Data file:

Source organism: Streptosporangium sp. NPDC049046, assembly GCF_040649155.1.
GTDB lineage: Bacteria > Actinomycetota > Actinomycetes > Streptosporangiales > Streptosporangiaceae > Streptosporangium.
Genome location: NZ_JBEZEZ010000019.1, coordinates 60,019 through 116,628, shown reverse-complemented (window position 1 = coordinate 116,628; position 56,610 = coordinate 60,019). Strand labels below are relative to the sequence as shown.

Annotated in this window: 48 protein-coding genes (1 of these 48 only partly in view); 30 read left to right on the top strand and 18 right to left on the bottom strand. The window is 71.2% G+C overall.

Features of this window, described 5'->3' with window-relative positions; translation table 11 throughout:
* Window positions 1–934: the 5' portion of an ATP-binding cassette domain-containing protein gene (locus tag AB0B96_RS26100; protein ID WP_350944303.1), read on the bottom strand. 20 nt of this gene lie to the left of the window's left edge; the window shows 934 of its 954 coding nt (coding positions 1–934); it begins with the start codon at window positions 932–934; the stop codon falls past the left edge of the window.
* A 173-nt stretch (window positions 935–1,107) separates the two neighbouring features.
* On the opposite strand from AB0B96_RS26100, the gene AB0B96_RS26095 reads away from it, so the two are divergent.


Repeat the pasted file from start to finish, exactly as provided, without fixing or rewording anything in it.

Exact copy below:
Source organism: Streptosporangium sp. NPDC049046, assembly GCF_040649155.1.
GTDB lineage: Bacteria > Actinomycetota > Actinomycetes > Streptosporangiales > Streptosporangiaceae > Streptosporangium.
Genome location: NZ_JBEZEZ010000019.1, coordinates 60,019 through 116,628, shown reverse-complemented (window position 1 = coordinate 116,628; position 56,610 = coordinate 60,019). Strand labels below are relative to the sequence as shown.

Annotated in this window: 48 protein-coding genes (1 of these 48 only partly in view); 30 read left to right on the top strand and 18 right to left on the bottom strand. The window is 71.2% G+C overall.

Features of this window, described 5'->3' with window-relative positions; translation table 11 throughout:
* Window positions 1–934: the 5' portion of an ATP-binding cassette domain-containing protein gene (locus tag AB0B96_RS26100; protein ID WP_350944303.1), read on the bottom strand. 20 nt of this gene lie to the left of the window's left edge; the window shows 934 of its 954 coding nt (coding positions 1–934); it begins with the start codon at window positions 932–934; the stop codon falls past the left edge of the window.
* A 173-nt stretch (window positions 935–1,107) separates the two neighbouring features.
* On the opposite strand from AB0B96_RS26100, the gene AB0B96_RS26095 reads away from it, so the two are divergent.